|Publication number||US4065257 A|
|Application number||US 05/597,861|
|Publication date||Dec 27, 1977|
|Filing date||Jul 18, 1975|
|Priority date||Feb 25, 1972|
|Also published as||DE2309099A1|
|Publication number||05597861, 597861, US 4065257 A, US 4065257A, US-A-4065257, US4065257 A, US4065257A|
|Inventors||Gervase Coe, Frank Lee|
|Original Assignee||Ciba-Geigy Corporation|
|Export Citation||BiBTeX, EndNote, RefMan|
|Patent Citations (6), Referenced by (24), Classifications (27)|
|External Links: USPTO, USPTO Assignment, Espacenet|
This is a continuation of application Ser. No. 334,814, filed on Feb. 22, 1973, now abandoned.
The present invention relates to the use of dyeing auxiliaries to inhibit dye staining during laundering of textile articles.
Dye staining of textile articles during laundering occurs when articles which have been dyed with dyes of poor wash fastness are washed together with undyed articles or with articles dyed with dyes which have adequate fastness to washing. Dye-staining problems can also occur during the washing of fabrics which, although dyed with dyestuffs of adequate wash-fastness, are inadequately fast because the dyestuff has not been adequately fixed on to the fabric. Unfortunately, articles from which loosely held dyestuff is liable to bleed are not always identified as such nor is it possible to predict, merely by visual examination, whether a dyed fabric will or will not prove to be fast to washing. Of course, if dye staining occurs, the articles affected may be rendered completely unsuitable for further use.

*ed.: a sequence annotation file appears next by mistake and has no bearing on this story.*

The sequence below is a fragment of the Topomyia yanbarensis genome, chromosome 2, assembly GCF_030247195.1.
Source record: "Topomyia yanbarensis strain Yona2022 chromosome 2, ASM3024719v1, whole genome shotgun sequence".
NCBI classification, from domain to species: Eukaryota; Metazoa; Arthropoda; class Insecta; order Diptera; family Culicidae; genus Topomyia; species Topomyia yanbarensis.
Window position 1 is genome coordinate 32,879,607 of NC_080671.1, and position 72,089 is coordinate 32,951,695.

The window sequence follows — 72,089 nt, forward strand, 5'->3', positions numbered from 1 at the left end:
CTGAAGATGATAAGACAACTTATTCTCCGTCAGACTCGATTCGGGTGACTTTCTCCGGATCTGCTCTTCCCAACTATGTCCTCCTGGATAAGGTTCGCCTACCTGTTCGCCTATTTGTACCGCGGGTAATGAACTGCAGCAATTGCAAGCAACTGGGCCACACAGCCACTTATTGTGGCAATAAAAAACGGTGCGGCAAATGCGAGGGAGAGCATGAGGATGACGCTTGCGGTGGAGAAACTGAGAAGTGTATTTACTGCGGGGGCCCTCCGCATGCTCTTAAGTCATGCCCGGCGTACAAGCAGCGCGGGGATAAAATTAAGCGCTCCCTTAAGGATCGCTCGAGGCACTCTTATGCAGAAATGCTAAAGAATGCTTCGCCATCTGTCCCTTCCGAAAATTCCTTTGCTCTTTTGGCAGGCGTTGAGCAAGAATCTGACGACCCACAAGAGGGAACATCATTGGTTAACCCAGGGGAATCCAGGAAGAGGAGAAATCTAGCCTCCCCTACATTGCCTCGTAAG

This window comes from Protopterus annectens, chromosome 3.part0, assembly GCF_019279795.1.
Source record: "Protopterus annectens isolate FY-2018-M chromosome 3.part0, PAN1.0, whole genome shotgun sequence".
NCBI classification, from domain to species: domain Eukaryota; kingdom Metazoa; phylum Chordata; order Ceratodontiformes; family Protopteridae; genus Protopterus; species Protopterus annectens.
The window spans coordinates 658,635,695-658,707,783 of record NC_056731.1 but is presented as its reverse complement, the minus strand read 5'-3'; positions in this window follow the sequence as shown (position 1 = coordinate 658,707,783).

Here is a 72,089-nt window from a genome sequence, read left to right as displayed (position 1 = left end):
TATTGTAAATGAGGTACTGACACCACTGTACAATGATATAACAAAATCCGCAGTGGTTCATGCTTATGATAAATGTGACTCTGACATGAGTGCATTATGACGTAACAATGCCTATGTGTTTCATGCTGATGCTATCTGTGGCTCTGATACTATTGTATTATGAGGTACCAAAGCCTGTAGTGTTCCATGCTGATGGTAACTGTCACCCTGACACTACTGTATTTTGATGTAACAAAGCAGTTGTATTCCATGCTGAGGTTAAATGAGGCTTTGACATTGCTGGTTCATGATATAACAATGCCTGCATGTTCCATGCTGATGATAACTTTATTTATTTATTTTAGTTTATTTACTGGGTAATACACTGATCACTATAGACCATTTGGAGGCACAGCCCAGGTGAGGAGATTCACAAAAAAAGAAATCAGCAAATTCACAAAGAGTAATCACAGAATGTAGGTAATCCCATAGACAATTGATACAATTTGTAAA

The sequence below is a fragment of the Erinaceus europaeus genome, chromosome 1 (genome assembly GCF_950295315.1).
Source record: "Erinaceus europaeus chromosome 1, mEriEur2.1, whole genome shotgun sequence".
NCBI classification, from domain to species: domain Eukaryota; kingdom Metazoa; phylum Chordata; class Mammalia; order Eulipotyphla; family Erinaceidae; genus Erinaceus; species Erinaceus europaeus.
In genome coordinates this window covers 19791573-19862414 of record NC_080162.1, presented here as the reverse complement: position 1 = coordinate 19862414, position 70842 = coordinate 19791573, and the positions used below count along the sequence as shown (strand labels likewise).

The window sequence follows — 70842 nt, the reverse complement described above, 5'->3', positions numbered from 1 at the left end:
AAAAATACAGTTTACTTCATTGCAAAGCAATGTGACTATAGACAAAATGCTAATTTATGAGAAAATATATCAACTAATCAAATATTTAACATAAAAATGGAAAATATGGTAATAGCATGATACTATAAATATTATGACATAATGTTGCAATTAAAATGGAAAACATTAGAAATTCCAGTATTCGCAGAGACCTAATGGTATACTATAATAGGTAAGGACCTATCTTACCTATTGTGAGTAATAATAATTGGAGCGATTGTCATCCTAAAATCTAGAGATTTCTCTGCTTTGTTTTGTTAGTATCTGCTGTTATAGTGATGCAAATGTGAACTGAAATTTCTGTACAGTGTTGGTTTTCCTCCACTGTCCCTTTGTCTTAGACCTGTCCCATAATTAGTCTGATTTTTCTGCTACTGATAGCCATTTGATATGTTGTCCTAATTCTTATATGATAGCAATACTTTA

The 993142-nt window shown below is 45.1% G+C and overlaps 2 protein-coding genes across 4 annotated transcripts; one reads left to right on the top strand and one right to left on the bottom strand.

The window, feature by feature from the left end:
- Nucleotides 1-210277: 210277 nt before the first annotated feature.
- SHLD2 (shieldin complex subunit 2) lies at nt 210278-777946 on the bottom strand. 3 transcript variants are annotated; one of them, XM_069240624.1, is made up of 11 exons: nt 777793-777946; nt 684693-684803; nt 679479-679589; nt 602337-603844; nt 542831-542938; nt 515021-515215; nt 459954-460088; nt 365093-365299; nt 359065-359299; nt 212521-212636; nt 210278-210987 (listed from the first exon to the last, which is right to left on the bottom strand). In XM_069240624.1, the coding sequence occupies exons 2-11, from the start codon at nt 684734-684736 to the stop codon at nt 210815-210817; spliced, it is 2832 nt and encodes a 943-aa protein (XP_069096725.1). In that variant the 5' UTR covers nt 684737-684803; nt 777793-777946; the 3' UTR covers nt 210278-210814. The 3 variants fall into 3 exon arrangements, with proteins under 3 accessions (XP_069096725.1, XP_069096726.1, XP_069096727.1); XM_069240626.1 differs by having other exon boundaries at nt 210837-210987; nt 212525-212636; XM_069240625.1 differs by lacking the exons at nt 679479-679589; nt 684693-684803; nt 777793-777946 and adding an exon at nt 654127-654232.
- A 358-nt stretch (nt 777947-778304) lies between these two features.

We have now found that certain condensation products derived from organic amino compounds, when incorporated into soaps or detergents, inhibit dye staining of textile articles during laundering.
According to the present invention, there is provided a soap or detergent composition comprising as a dye stain-inhibitor,
A. A MINOR PROPORTION OF AN ORGANIC COMPOUND CONTAINING AT LEAST ONE BASIC NITROGEN ATOM TO WHICH IS BOUND AT LEAST ONE RESIDUE CONTAINING A POLYGLYCOL ETHER CHAIN, THE MOLECULE OF THIS COMPOUND CONTAINING AT LEAST THREE GROUPS HAVING THE FORMULA ##STR2## and containing at least four carbon atoms not attached to these groups, and/or